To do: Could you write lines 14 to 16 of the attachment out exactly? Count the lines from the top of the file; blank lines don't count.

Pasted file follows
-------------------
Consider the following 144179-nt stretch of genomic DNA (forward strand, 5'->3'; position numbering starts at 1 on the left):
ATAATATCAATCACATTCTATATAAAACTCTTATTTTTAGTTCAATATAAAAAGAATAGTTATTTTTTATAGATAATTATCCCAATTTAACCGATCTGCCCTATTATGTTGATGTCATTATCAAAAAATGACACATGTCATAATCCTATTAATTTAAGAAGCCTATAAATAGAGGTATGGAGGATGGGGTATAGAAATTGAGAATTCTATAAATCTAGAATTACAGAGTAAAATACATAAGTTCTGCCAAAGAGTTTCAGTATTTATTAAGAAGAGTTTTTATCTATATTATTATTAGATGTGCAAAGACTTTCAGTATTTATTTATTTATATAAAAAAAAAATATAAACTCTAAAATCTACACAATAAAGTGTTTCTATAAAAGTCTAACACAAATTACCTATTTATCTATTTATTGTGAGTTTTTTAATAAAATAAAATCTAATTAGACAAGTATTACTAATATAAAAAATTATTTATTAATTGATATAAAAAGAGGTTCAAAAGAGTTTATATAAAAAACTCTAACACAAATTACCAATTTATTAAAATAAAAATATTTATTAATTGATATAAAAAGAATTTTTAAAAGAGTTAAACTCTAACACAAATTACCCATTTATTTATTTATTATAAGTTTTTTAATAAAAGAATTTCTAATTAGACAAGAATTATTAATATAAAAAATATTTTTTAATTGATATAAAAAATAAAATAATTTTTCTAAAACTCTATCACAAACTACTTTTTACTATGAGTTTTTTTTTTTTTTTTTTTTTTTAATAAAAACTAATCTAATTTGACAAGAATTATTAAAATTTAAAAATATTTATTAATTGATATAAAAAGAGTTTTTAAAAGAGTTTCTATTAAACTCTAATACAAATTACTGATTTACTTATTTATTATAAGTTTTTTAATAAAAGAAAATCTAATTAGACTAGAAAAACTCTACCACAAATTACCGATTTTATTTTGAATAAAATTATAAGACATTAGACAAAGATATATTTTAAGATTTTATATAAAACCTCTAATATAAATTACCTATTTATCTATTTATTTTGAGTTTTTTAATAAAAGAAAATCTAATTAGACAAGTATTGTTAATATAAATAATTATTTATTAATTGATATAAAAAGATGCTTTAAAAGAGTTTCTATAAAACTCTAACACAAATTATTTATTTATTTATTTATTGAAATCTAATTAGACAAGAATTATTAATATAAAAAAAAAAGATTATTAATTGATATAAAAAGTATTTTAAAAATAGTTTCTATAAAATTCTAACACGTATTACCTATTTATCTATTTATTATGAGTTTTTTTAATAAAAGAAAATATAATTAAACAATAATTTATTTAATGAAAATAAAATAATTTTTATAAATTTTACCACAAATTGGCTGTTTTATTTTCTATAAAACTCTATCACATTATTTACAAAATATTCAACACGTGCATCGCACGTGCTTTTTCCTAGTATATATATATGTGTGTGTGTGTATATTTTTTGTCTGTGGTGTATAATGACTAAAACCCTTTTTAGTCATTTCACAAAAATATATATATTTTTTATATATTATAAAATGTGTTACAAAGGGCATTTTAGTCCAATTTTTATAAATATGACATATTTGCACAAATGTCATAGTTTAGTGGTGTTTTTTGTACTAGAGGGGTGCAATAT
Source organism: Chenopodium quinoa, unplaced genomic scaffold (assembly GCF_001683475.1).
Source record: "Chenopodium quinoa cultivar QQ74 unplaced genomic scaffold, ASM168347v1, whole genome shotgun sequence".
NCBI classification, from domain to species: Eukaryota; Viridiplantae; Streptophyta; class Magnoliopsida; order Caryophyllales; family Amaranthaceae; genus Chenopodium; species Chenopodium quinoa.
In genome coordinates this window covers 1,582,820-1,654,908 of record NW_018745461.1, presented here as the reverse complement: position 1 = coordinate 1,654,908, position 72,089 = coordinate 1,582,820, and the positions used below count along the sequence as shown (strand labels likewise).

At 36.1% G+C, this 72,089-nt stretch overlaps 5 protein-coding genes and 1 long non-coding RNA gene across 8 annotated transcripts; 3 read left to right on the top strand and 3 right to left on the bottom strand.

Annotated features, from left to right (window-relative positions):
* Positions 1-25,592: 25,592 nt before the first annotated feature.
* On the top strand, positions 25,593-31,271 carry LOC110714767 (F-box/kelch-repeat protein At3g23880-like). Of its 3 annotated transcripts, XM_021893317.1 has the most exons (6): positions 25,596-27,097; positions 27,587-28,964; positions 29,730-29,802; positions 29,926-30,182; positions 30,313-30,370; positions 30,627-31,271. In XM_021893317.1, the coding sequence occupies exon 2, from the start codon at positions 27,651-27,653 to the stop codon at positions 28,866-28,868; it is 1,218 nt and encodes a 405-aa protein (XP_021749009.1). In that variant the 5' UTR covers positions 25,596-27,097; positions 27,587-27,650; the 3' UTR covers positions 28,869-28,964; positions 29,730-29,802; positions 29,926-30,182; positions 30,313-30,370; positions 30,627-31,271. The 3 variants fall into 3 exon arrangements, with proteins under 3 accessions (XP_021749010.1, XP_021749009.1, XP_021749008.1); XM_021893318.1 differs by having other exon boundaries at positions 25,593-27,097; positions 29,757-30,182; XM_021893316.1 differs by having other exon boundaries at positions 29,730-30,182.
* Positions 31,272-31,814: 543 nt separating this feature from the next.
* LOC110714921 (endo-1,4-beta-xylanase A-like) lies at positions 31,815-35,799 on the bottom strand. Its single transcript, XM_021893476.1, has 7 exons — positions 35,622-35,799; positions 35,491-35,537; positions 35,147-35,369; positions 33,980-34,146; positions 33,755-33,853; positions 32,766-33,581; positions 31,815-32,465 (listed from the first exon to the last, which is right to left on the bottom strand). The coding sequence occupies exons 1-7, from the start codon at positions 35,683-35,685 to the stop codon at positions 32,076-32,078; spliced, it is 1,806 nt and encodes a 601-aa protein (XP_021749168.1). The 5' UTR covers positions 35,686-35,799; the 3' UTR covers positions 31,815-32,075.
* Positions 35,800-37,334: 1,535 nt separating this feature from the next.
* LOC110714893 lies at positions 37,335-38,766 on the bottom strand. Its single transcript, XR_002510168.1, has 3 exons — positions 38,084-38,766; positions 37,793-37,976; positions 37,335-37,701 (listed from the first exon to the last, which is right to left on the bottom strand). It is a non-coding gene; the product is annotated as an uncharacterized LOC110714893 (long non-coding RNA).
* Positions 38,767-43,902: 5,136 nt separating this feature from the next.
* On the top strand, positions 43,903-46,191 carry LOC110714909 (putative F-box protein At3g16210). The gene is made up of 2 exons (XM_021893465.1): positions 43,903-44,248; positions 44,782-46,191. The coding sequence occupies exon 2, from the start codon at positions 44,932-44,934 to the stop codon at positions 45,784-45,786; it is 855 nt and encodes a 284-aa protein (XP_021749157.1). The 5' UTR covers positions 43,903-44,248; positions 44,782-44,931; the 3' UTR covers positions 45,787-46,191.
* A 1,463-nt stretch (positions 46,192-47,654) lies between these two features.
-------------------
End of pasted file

* LOC110714893 lies at positions 37,335-38,766 on the bottom strand. Its single transcript, XR_002510168.1, has 3 exons — positions 38,084-38,766; positions 37,793-37,976; positions 37,335-37,701 (listed from the first exon to the last, which is right to left on the bottom strand). It is a non-coding gene; the product is annotated as an uncharacterized LOC110714893 (long non-coding RNA).
* Positions 38,767-43,902: 5,136 nt separating this feature from the next.
* On the top strand, positions 43,903-46,191 carry LOC110714909 (putative F-box protein At3g16210). The gene is made up of 2 exons (XM_021893465.1): positions 43,903-44,248; positions 44,782-46,191. The coding sequence occupies exon 2, from the start codon at positions 44,932-44,934 to the stop codon at positions 45,784-45,786; it is 855 nt and encodes a 284-aa protein (XP_021749157.1). The 5' UTR covers positions 43,903-44,248; positions 44,782-44,931; the 3' UTR covers positions 45,787-46,191.